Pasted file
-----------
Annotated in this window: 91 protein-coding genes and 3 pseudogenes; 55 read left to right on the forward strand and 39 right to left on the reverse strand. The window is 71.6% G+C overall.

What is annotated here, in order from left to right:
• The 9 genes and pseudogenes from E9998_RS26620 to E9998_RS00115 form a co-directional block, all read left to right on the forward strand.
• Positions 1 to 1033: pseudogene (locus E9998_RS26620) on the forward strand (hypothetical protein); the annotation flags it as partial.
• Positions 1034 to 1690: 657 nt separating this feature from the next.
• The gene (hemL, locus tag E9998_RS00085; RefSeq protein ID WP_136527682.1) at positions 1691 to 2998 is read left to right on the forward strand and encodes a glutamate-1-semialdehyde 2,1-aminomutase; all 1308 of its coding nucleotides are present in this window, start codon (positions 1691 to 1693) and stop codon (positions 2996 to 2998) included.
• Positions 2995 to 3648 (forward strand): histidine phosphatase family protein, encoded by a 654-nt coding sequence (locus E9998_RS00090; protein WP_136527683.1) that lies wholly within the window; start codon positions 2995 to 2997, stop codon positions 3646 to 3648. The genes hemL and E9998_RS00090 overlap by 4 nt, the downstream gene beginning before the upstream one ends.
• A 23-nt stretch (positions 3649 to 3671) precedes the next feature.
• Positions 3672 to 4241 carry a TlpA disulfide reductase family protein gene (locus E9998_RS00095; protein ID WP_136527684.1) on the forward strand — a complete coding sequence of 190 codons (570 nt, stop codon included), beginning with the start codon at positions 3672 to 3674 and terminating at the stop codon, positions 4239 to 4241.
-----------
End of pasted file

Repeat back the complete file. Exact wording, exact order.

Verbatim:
Annotated in this window: 91 protein-coding genes and 3 pseudogenes; 55 read left to right on the forward strand and 39 right to left on the reverse strand. The window is 71.6% G+C overall.

What is annotated here, in order from left to right:
• The 9 genes and pseudogenes from E9998_RS26620 to E9998_RS00115 form a co-directional block, all read left to right on the forward strand.
• Positions 1 to 1033: pseudogene (locus E9998_RS26620) on the forward strand (hypothetical protein); the annotation flags it as partial.
• Positions 1034 to 1690: 657 nt separating this feature from the next.
• The gene (hemL, locus tag E9998_RS00085; RefSeq protein ID WP_136527682.1) at positions 1691 to 2998 is read left to right on the forward strand and encodes a glutamate-1-semialdehyde 2,1-aminomutase; all 1308 of its coding nucleotides are present in this window, start codon (positions 1691 to 1693) and stop codon (positions 2996 to 2998) included.
• Positions 2995 to 3648 (forward strand): histidine phosphatase family protein, encoded by a 654-nt coding sequence (locus E9998_RS00090; protein WP_136527683.1) that lies wholly within the window; start codon positions 2995 to 2997, stop codon positions 3646 to 3648. The genes hemL and E9998_RS00090 overlap by 4 nt, the downstream gene beginning before the upstream one ends.
• A 23-nt stretch (positions 3649 to 3671) precedes the next feature.
• Positions 3672 to 4241 carry a TlpA disulfide reductase family protein gene (locus E9998_RS00095; protein ID WP_136527684.1) on the forward strand — a complete coding sequence of 190 codons (570 nt, stop codon included), beginning with the start codon at positions 3672 to 3674 and terminating at the stop codon, positions 4239 to 4241.